From the chilly morning air to the bright colors of the trees, there is no mistaking that fall has arrived at Stony Point Center. Just as the leaves turn from the lush greens of summer to the reds, oranges, yellows, and browns of autumn, work on the farm at SPC has shifted as well. The days of seemingly endless harvests have passed. While many of our “summer” crops like tomatoes, eggplant, peppers, beans, and basil are amazingly still producing, this week’s harvest could be the last of the season for these crops because freezing overnight temperatures are likely coming before the end of the week. Our gardens will likely still produce greens, carrots, peas, and scallions in the month ahead, but much of the farm work in the upcoming weeks will focus on cleaning out the gardens. We’ll be gathering up whatever plant matter is left to take to the compost piles and removing and storing the trellises, t-posts, and black plastic mulch that cover most of our fields.
In addition to these typical seasonal chores, this fall has been unique for us at SPC because we are building a greenhouse. Thanks to our successful Sukkot Farm-to-Table fundraiser, we have been able to purchase all the materials necessary to build the greenhouse and move forward with construction. Construction progress has come in installments during the past several weeks. I have been making periodic trips up to Holmes Camp and Conference Center to mill wood for the greenhouse beds with David Frost, our farm advisor. Matt and I spent a couple of different mornings and afternoons cutting the boards, nailing them together, and meticulously positioning them according to the dimensions of our greenhouse. We had 20 cubic yards of a potting soil/compost mix delivered a few weeks ago that several different volunteer groups have diligently shoveled and wheelbarrowed into the beds. Two weeks ago, David came down to SPC from Holmes and helped all of us on the farm crew assemble the greenhouse’s arching metal beams and fit them into a frame we built to hold them in place. As it stands right now, we have what looks like the skeleton of a greenhouse awaiting its plastic roof.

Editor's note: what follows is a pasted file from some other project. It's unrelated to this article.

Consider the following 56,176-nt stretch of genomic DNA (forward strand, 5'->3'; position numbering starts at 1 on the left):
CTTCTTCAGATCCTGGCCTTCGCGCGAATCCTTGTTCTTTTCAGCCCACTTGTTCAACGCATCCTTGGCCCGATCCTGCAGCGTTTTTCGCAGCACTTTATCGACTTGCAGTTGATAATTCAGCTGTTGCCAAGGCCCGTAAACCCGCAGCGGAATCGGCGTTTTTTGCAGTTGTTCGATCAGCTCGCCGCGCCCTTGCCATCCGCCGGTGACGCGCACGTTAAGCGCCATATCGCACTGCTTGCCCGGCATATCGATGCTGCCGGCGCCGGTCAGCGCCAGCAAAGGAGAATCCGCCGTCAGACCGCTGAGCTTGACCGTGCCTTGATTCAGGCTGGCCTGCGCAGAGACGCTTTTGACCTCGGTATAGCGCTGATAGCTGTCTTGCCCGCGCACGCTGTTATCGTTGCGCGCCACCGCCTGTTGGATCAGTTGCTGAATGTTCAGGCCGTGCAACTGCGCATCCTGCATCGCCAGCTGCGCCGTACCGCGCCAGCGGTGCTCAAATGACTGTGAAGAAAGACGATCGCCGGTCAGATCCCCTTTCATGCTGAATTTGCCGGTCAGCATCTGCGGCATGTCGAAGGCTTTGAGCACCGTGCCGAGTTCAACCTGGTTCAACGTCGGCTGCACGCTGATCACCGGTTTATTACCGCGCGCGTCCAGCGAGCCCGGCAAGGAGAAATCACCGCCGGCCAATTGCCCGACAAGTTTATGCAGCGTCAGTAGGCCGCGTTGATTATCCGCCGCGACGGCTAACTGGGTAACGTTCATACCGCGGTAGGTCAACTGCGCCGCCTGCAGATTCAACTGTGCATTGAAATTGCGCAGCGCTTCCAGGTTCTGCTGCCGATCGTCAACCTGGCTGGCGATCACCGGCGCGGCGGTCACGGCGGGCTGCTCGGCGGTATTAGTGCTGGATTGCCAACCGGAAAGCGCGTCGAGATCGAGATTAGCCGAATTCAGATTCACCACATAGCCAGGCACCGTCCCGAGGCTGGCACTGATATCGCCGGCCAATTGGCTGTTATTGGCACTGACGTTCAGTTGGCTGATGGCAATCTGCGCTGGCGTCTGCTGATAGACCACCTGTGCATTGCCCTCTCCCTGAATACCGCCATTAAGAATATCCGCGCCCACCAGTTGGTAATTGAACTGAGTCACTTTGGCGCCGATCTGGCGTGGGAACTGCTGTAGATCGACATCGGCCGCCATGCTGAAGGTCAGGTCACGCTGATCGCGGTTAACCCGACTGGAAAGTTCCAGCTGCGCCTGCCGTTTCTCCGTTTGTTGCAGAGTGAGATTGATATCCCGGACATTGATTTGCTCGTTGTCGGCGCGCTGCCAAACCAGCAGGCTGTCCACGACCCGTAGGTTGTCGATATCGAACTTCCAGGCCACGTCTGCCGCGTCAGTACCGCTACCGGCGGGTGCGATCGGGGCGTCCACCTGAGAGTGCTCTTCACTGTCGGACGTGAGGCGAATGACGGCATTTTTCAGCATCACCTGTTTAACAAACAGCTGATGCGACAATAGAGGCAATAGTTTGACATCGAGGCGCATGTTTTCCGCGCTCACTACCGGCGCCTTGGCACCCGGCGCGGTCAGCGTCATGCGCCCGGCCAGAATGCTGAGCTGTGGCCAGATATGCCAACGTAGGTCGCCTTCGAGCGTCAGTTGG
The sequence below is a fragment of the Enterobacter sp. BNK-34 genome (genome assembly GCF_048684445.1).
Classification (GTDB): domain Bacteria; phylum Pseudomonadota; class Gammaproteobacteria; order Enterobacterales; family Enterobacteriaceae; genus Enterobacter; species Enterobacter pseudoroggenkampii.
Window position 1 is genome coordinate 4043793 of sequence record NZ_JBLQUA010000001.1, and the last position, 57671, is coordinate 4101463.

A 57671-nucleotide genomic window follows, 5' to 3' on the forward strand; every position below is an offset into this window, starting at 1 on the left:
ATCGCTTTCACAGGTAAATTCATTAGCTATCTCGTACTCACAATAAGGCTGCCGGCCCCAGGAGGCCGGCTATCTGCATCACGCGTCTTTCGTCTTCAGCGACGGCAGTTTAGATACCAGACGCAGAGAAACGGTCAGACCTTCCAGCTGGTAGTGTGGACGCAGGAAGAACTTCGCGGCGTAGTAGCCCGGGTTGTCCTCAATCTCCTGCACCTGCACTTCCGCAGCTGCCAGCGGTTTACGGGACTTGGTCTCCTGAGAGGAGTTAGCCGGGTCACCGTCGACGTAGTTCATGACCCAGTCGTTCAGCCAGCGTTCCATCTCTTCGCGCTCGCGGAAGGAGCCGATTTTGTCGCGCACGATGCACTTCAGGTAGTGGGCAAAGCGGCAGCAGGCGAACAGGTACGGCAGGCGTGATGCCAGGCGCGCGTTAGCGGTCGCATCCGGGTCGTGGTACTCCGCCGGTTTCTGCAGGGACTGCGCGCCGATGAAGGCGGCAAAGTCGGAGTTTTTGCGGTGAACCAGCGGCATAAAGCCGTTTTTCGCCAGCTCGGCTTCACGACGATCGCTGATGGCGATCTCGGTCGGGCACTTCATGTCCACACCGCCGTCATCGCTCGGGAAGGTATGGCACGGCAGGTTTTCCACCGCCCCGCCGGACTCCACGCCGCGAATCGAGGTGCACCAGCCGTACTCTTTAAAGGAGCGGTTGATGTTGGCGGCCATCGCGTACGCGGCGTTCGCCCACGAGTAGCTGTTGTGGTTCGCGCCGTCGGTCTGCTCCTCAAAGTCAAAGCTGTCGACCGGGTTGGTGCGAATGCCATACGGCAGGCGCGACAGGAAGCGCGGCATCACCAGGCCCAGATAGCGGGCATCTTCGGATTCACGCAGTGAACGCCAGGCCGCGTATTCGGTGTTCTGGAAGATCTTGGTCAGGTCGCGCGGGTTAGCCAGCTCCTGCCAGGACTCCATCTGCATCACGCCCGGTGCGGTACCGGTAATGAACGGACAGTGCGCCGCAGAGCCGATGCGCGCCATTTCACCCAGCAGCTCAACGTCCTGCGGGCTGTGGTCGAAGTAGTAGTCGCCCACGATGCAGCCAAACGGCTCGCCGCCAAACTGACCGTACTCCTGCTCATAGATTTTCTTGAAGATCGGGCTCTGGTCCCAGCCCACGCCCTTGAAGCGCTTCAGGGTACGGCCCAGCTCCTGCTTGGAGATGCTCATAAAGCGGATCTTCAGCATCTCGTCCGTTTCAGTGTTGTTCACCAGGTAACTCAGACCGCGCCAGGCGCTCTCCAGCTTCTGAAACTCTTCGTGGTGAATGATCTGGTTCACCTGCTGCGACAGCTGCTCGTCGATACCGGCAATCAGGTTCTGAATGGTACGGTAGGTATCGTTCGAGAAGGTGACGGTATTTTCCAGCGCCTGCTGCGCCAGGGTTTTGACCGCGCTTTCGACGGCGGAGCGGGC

In the upcoming days and weeks we will be planting the greenhouse beds with cold-tolerant plants like kale, chard, lettuce, arugula, and spinach that will be able to survive the winter thanks to the greenhouse’s protection. We’ll also put the finishing touches on the greenhouse itself including “skinning” it with thick, durable plastic and anchoring the entire structure into the ground. If all goes according to plan, we will have a fully functioning greenhouse before the cold of winter sets in. The greenhouse will be an enormous boon to the farm. It allows us to extend our growing season into the winter months and also gives us warm space to starts seeds in the spring. We’re all so thankful for everyone who came to our Sukkot dinner that has helped us make our greenhouse plans become a reality.
See you in the gardens (and in the greenhouse),